## Finding my way with F# – Part 1 of 3

Our latest FLUNK assignment was #2 from the UC Berkeley from the Fall 2010 Programming Contest: http://www.cs.berkeley.edu/~hilfingr/programming-contest/f2010-contest.pdf.* This problem involved determining the number of ways to get from point A to point B in a city. A “city” was defined as a series of one-way roads connecting two intersections – the latter denoted by numbers. So the pair “03” means that there is a one-way road between intersection 0 and intersection 3. We were given a series of one-way roads to go from, and then asked to create an AxB matrix to show the ways to get from intersection A to intersection B.

And then there was the “fun” requirement. If you encountered any cyclical routes – ones where you’d pass through the same intersection two or more times on the way from A to B – the number of possible routes from A to B needed to be shown as infinite in the final matrix (represented there as -1). So, if you had a route like 0123, but there was another one-way path defined for 21, you could have the following possible routes from 0 to 3:

0123

012123

01212123

0121212123

etc.

It took me three hours of reading, thinking, and doodling with numbers to come up with my first algorithm for solving this. It took me 3 more algorithm-overhauls to get one that would actually solve it, and even then only for cities that did not have cyclical routes possible.

**The Data**

One of the original requirements was to read in the data for the city from a text file. I was anxious to get to the real meat of the problem, not waste time trying to get F# to read a file, so my solution ignores that requirement. I hard-code each city in as a list of lists:

let cityA = [[0;1];[0;2];[0;4];[2;4];[2;3];[3;1];[4;3]] let cityB = [[0;2];[0;1];[1;5];[2;5];[2;1]] let cityC = [[0;1];[0;2];[0;3];[0;4];[1;4];[2;1];[2;0];[3;0];[3;1]]

These contain the pairs of intersections that define the one-way streets in each city.

**The Algorithm**

I reasoned that if I could get this working for non-cyclical cities, I could then extend it to work for cyclical ones. That was a leap of faith, but I was looking for any and all ways to simplify this problem so I could just get started. On paper, I worked out that cities A and B did not have any cyclical routes possible, but C did, so initially I built the algorithm around City A’s structure.

I break the solution up into four major steps:

- Possible Routes (Round 1)
- Possible Routes (Round 2)
- Distinct Routes
- Route Matrix

To find the number of ways that a person could go from point A to point B, I need to figure out how many possible paths are there from A to B. To do THAT, I need to first follow the paths that originate from every intersection in the city, and go until I reach a dead-end. For city A, this step called “Possible Routes (Round 1)” generates the following:

01

02431

0231

0431

2431

231

31

431

Next was expanding this list to show ALL paths through the city. Round 1 generates all paths that start at point A and go until a dead-end. The list of all possible paths also includes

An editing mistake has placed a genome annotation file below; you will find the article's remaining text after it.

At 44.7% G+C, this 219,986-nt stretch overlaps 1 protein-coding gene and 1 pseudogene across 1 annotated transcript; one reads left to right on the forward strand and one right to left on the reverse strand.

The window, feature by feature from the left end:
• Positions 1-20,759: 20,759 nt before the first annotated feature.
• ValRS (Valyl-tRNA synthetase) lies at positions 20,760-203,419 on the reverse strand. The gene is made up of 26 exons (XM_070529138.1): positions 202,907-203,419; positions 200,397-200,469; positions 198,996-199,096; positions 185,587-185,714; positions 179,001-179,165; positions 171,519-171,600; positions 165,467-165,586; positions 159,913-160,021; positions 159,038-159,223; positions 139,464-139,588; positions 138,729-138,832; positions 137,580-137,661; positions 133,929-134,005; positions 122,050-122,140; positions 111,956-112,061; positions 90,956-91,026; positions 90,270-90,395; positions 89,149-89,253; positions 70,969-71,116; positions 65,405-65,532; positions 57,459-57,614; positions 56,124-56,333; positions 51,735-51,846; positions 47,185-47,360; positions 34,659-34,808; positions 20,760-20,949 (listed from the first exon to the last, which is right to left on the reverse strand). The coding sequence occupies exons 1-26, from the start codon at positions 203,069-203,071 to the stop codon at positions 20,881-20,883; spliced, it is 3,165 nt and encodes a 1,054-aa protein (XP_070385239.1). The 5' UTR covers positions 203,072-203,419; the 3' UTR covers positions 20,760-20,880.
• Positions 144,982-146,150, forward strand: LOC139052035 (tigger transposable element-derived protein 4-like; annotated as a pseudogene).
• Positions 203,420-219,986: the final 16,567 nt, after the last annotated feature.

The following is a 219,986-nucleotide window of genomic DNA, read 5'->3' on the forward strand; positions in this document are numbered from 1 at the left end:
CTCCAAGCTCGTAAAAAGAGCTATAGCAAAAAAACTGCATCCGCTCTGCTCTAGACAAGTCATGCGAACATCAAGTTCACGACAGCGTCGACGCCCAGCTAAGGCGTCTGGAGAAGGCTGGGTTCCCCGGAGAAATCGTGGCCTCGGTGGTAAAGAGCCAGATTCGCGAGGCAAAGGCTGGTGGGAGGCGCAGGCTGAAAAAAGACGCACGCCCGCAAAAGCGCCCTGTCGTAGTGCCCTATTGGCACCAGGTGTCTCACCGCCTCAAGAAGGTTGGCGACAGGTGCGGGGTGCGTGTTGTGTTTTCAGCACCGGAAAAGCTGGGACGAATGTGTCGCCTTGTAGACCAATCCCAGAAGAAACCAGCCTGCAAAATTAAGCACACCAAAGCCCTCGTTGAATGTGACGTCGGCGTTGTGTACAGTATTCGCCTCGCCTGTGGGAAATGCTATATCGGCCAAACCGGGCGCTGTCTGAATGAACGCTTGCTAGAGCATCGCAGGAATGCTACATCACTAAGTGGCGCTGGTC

- Paths where you start at point A and stop somewhere along the path, BEFORE you reach a dead-end
- Paths where you start somewhere along the way, and end up at the dead-end.

For city A, “Possible Routes (Round 2)” yields the following:

01 expands to

01

02431 expands to

02

024

0243

02431

24

243

2431

43

431

31

0231 expands to

02

023

0231

23

231

31

0431 expands to

04

043

0431

43

431

31

2431 expands to

24

243

2431

43

431

31

231 expands to

23

231

31

31 expands to

31

431 expands to

43

431

31

Now that I’ve found all possible start-end pairs in the city, I need to weed out all of the duplicate routes. These are routes that are perfectly identical to each other (so 231 and 231, for instance). Routes that have the same start and end points, but different inner-steps, are considered distinct (so 231 and 2341, for instance). The “Distinct Routes” step through City A, then, are:

01

02

023

0231

024

0243

02431

04

043

0431

23

231

24

243

2431

31

43

431

Now all that’s left is to count the pairs and populate the route matrix. I create a matrix that is NxN, and for each route that has starting point A and ending point B, add 1 to the tally for that pair:

[[0; 4; 1; 3; 2]

[0; 0; 0; 0; 0]

[0; 2; 0; 2; 1]

[0; 1; 0; 0; 0]

[0; 1; 0; 1; 0]]

Full source code for the general solution can be found in the OneWays.zip archive at http://TinyURL.com/MarkGilbertSource. In my next post, I’ll show you the solution I came up with for non-cyclical cities, and then the post after that I’ll show how I extended it to support cyclical ones. The latter is the solution that you’ll find in the OneWays.zip archive. It was developed with Visual Studio 2008, with F# installed (the latter can be downloaded for free here: http://research.microsoft.com/en-us/um/cambridge/projects/fsharp/release.aspx).

*And no, it did not escape my attention that the original programming contest had an 8-hour limit, and this was just one of several problems that the students were being asked to solve. By the time I finally got a general solution coded for both non-cyclical and cyclical cities, I was WAY past the 8-hour mark. If you include the time I spent solving the balancing chemical equations problem from this same set, I’m way WAY past the 8-hour mark.